OPINION: Is Roger Federer better than ever, or is the next generation failing?

Since returning from a knee injury prior to the 2017 Australian Open, Roger Federer has won three Grand Slam titles and has picked up countless other accolades on the ATP Tour.

It was the popular opinion among analysts and ‘experts’ that Federer would never be able to return to his swashbuckling best – the kind of form that seen him pick up 17 Grand Slams and dominate the game for over a decade, striking fear into his opponents.

After all, he hadn’t won a Grand Slam in almost four years and had dropped out of the world’s top 10 for the first time in 14 years.

How wrong they were.

Now aged 36, the Swiss native has reclaimed his throne as world number one – a feat he first achieved in February 2004.

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If you look at the statistics, Federer is perhaps playing better and achieving better results than at any moment in his illustrious career.

Since the Australian Open success just over 12 months ago, his fifth crown at the tournament, he has gone on to win Masters titles in Indian Wells, Miami and Shanghai, and adding a record eighth Wimbledon trophy to his overflowing cabinet of awards.

Federer has also won tournaments in Halle, Basel and Rotterdam, while reaching the final in Montreal and the US Open semi-final.

Still undefeated in 2018, a run spanning 19 matches for the loss of only four sets, how has the 20-time Grand Slam champion managed to turn his career around so radically?

Well, while his dedication and attitude towards improving and developing even at the twilight stage of his career has to be applauded, he has perhaps achieved this success in the lowest quality of tennis seen on the ATP Tour in the last decade.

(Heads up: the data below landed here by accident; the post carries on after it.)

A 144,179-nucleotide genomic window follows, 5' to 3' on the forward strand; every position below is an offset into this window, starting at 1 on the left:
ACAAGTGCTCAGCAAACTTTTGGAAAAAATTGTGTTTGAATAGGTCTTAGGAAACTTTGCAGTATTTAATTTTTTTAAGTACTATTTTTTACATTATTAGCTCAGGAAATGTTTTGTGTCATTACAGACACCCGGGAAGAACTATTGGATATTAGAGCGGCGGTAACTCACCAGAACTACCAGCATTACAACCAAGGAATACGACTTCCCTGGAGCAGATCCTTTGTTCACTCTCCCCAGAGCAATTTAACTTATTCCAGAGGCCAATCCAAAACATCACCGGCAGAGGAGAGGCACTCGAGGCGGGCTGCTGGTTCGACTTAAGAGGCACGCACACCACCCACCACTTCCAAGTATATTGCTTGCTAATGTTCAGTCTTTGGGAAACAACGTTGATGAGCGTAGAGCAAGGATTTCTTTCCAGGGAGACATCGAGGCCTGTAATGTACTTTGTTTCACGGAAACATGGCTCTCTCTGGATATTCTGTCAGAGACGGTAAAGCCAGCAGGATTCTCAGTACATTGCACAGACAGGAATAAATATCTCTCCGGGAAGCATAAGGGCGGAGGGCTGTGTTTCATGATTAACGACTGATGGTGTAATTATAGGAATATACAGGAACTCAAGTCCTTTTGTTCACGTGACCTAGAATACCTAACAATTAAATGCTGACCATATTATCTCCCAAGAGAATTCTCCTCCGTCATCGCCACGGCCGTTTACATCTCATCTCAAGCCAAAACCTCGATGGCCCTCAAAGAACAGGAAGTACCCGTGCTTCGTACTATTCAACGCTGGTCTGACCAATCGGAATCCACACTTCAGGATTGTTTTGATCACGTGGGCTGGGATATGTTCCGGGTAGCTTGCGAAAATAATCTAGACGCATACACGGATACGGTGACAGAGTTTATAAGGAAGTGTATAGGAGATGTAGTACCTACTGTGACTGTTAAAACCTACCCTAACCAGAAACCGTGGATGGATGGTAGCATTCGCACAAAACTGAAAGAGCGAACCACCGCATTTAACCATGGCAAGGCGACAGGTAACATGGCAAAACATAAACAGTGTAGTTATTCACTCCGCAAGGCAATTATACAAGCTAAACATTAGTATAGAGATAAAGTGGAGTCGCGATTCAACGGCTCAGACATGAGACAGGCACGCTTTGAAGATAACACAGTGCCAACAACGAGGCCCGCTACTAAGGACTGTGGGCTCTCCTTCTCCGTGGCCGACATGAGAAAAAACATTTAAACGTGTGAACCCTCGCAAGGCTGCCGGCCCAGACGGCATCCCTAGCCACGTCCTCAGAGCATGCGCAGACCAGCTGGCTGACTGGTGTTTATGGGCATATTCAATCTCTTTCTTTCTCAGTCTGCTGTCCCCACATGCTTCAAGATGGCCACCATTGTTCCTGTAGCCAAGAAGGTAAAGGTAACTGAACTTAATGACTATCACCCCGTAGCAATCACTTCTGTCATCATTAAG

That can be shown by the ranking points collected by the top 10 compared to previous years.

Marin Cilic, ranked third in the world, currently has 4,905 points, which is the lowest, by a considerable margin, since 2010.

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Lucas Pouille will enter the top 10 in the new rankings published next week, with only 2.420 points, which is the lowest in quite some time.

Also, the next generation hasn’t pushed through quite as quickly as people may have expected.

Grigor Dimitrov, often referred to as ‘Baby Fed’, broke through in 2013 to win the Brisbane International, but since then has won only one major title, with that being the 2017 ATP World Tour Finals in London.

Alexander Zverev has shot into the top five in the space of 24 months, but when it comes to the big five-set matches, tends to fade away, as shown in his loss to Hyeon Chung at this years Australian Open.

Others like Andrey Rublev, Denis Shapovalov and Chung are attempting to push through, but are all considered to be a distant speck in Federer’s rear-view mirror.

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It is a real struggle to see where the next competition for Federer comes from.

He has expressed such domination and left scar tissue on the past, current and next generations, that he could realistically play until he is 40.

Andy Murray hasn’t played since Wimbledon, while Novak Djokovic and Stan Wawrinka have struggled to return from injuries that ravaged their 2017 seasons.

It is old foe Rafael Nadal that provides the main challenge to Federer, in what feels like a nostalgic throwback for tennis.

Federer will enter this years Wimbledon and US Open as favourite barring any injuries, while he has a big decision whether to play on clay this year after skipping the French Open in 2017.

While the competition has dwindled in recent years, Federer has definitely reached a new level. Never doubt the GOAT.

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